In one article on his blog; T. Gowers talks about ''expository problems''.

For those too lazy to click that link, a quote of a quote:

Solving an open exposition problem means explaining a mathematical subject in a way that renders it totally perspicuous. Every step should be motivated and clear; ideally, students should feel that they could have arrived at the results themselves.

I'm sure that all of us can value good solutions to expository problems, and that all of us were sometimes really frustrated by some expository problems.

So, what expository problems do you know? What's that one thing in math you could never intuitively grasp? If you are a member of faculty, have you ever noticed some topics in your field which are particularly hard to get for your students (and you don't really get why)?

P.S. I'm sorry if this question is too ''soft'' for math.stackexchange, but I think it's really interesting.


2 Answers 2


I never understood intuitively why pi is irrational.


Here are two statements:

$\bullet$ The ring $\mathbb Z/4 \mathbb Z$ has 4 elements but is not a field.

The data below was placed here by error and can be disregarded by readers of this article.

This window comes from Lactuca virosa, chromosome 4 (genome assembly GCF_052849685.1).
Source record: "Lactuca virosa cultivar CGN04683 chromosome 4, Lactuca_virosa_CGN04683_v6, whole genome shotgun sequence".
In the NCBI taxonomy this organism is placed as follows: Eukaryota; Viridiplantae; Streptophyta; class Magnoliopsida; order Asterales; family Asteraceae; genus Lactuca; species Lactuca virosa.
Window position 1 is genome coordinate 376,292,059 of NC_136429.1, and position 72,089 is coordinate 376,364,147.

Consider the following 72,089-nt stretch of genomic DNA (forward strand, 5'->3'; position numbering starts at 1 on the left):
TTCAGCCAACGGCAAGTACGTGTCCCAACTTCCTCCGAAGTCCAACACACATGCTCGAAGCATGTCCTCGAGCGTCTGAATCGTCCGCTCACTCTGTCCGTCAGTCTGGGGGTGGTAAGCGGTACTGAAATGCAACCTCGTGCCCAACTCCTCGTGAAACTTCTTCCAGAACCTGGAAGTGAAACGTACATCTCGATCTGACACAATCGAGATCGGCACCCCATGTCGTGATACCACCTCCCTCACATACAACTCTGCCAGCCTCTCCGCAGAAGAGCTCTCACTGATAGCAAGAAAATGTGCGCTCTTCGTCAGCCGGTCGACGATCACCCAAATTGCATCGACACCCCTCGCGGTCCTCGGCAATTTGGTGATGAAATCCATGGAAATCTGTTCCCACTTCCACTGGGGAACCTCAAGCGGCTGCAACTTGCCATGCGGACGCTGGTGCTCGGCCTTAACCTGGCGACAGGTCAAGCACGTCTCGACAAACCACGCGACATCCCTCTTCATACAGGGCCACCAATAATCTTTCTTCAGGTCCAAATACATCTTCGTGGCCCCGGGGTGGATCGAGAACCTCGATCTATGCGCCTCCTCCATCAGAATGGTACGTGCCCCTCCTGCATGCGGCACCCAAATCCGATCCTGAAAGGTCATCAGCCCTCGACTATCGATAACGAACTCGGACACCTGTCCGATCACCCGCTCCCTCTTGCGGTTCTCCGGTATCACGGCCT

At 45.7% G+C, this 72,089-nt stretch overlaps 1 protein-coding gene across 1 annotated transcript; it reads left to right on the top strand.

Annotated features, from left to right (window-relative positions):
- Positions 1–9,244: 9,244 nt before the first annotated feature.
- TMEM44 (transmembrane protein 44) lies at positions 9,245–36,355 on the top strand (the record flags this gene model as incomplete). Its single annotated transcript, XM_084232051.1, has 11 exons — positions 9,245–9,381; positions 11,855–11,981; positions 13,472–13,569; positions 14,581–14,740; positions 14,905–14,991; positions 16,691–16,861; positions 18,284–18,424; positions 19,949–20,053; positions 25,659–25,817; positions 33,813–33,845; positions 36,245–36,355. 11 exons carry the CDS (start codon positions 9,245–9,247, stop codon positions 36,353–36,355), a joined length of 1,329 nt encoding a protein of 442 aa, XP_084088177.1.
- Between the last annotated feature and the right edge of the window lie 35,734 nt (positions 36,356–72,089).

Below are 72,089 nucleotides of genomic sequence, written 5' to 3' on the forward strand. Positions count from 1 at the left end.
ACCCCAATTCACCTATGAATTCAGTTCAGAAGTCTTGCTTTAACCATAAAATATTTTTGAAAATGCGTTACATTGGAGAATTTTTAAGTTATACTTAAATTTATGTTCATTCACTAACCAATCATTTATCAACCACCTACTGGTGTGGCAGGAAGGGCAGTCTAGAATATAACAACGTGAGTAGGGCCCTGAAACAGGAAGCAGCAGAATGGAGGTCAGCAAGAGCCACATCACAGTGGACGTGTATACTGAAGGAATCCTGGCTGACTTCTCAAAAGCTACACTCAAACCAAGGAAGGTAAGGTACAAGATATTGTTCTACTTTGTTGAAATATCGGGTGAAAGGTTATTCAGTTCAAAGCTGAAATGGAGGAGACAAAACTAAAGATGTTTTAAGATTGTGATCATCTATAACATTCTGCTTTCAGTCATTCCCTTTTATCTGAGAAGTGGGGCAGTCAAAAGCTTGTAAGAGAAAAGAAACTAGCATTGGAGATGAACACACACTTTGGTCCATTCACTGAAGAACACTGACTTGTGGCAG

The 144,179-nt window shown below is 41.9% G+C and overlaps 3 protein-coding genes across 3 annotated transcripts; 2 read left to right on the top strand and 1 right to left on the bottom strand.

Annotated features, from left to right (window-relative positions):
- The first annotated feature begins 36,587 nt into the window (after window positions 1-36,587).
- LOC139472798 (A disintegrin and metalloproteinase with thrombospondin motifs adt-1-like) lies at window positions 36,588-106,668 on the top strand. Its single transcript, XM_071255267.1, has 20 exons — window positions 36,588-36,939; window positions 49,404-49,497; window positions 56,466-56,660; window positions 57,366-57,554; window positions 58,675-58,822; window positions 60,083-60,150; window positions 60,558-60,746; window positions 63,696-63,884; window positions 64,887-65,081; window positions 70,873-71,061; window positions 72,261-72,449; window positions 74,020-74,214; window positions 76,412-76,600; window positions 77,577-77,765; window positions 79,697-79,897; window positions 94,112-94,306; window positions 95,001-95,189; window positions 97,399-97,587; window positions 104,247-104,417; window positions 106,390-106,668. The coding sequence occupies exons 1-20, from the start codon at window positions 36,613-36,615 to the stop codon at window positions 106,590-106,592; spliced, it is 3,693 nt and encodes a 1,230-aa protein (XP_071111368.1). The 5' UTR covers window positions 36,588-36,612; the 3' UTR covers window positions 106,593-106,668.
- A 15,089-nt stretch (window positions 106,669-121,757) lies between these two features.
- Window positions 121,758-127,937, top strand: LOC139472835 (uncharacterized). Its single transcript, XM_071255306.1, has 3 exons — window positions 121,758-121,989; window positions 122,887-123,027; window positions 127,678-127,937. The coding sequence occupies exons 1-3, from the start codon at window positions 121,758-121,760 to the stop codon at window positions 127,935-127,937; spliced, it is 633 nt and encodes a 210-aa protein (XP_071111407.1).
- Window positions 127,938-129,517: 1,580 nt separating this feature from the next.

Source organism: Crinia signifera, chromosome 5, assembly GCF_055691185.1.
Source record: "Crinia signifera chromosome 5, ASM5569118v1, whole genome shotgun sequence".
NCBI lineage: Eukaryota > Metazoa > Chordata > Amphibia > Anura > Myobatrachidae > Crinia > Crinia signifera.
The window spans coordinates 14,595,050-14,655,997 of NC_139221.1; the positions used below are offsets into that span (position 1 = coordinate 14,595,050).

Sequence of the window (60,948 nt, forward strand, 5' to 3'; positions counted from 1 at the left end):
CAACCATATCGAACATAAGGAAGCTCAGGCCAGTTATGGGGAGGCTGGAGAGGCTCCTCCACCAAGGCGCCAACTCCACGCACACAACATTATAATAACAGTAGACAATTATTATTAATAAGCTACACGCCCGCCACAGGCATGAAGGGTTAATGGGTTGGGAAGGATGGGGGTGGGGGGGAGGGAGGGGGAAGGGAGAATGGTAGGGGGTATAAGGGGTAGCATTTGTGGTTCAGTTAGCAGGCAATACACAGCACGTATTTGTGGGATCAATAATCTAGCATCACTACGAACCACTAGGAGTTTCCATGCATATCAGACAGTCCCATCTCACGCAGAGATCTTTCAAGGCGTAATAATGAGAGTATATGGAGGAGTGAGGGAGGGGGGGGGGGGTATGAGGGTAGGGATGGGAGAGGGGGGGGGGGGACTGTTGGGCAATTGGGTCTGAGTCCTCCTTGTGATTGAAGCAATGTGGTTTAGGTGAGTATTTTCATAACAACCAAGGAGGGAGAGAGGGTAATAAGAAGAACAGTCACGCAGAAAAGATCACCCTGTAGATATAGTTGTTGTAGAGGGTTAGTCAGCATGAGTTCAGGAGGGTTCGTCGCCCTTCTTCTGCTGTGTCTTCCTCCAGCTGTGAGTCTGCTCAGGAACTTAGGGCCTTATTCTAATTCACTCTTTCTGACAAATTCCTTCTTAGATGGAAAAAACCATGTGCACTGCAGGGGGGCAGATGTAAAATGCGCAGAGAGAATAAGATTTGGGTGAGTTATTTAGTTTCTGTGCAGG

$\bullet \bullet$ There exists a field with 4 elements.

I have noticed year after year that it is quite difficult for students to believe that both can be true simultaneously.

The remedy is to describe the field very explicitly as $$\mathbb F_4=\frac {\mathbb F_2[X]}{\langle X^2+X+1\rangle}=\lbrace 0,1,x,1+x \rbrace $$

The expository problem might be to make crystal-clear what these cabalistic equalities mean and why this $\mathbb F_4$ is indeed a field with four elements.
And then to explain why the use of $\mathbb F_2$ and $X^2+X+1$ on the road leading to $\mathbb F_4$ is the kernel of the "bootstrapping" method , which allows us to construct a big finite field $K$ from a small finite field $k$ by taking an irreducible polynomial $f(X)\in k[X]$ and building the quotient $$K=k[X]/\langle f(X)\rangle$$.


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